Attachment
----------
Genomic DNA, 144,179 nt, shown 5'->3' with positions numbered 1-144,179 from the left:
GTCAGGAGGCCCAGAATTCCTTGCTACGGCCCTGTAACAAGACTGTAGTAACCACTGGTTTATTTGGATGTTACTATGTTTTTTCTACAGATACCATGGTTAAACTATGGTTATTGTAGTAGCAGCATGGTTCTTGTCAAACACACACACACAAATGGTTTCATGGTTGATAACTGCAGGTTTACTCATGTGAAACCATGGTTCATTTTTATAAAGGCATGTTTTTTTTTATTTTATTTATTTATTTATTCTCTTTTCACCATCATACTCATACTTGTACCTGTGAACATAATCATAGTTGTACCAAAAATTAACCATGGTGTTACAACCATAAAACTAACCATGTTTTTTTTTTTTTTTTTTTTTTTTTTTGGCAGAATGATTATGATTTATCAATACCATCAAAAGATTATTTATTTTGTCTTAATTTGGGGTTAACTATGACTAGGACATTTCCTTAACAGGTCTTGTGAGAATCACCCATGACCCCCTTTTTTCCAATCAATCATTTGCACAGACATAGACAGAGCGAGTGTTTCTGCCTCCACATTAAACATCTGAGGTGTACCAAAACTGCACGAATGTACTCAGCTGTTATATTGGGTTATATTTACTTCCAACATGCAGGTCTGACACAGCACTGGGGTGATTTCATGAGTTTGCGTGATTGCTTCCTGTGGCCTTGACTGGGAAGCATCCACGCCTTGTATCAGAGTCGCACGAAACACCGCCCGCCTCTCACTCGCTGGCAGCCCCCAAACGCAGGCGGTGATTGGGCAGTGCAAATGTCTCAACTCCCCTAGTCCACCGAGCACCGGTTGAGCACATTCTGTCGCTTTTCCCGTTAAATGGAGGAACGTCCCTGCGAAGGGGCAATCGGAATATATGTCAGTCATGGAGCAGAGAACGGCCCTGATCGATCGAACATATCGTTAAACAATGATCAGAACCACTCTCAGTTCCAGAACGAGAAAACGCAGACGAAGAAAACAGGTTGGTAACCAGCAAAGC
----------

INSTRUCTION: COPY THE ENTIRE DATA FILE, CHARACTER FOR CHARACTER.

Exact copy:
Genomic DNA, 144,179 nt, shown 5'->3' with positions numbered 1-144,179 from the left:
GTCAGGAGGCCCAGAATTCCTTGCTACGGCCCTGTAACAAGACTGTAGTAACCACTGGTTTATTTGGATGTTACTATGTTTTTTCTACAGATACCATGGTTAAACTATGGTTATTGTAGTAGCAGCATGGTTCTTGTCAAACACACACACACAAATGGTTTCATGGTTGATAACTGCAGGTTTACTCATGTGAAACCATGGTTCATTTTTATAAAGGCATGTTTTTTTTTATTTTATTTATTTATTTATTCTCTTTTCACCATCATACTCATACTTGTACCTGTGAACATAATCATAGTTGTACCAAAAATTAACCATGGTGTTACAACCATAAAACTAACCATGTTTTTTTTTTTTTTTTTTTTTTTTTTTGGCAGAATGATTATGATTTATCAATACCATCAAAAGATTATTTATTTTGTCTTAATTTGGGGTTAACTATGACTAGGACATTTCCTTAACAGGTCTTGTGAGAATCACCCATGACCCCCTTTTTTCCAATCAATCATTTGCACAGACATAGACAGAGCGAGTGTTTCTGCCTCCACATTAAACATCTGAGGTGTACCAAAACTGCACGAATGTACTCAGCTGTTATATTGGGTTATATTTACTTCCAACATGCAGGTCTGACACAGCACTGGGGTGATTTCATGAGTTTGCGTGATTGCTTCCTGTGGCCTTGACTGGGAAGCATCCACGCCTTGTATCAGAGTCGCACGAAACACCGCCCGCCTCTCACTCGCTGGCAGCCCCCAAACGCAGGCGGTGATTGGGCAGTGCAAATGTCTCAACTCCCCTAGTCCACCGAGCACCGGTTGAGCACATTCTGTCGCTTTTCCCGTTAAATGGAGGAACGTCCCTGCGAAGGGGCAATCGGAATATATGTCAGTCATGGAGCAGAGAACGGCCCTGATCGATCGAACATATCGTTAAACAATGATCAGAACCACTCTCAGTTCCAGAACGAGAAAACGCAGACGAAGAAAACAGGTTGGTAACCAGCAAAGC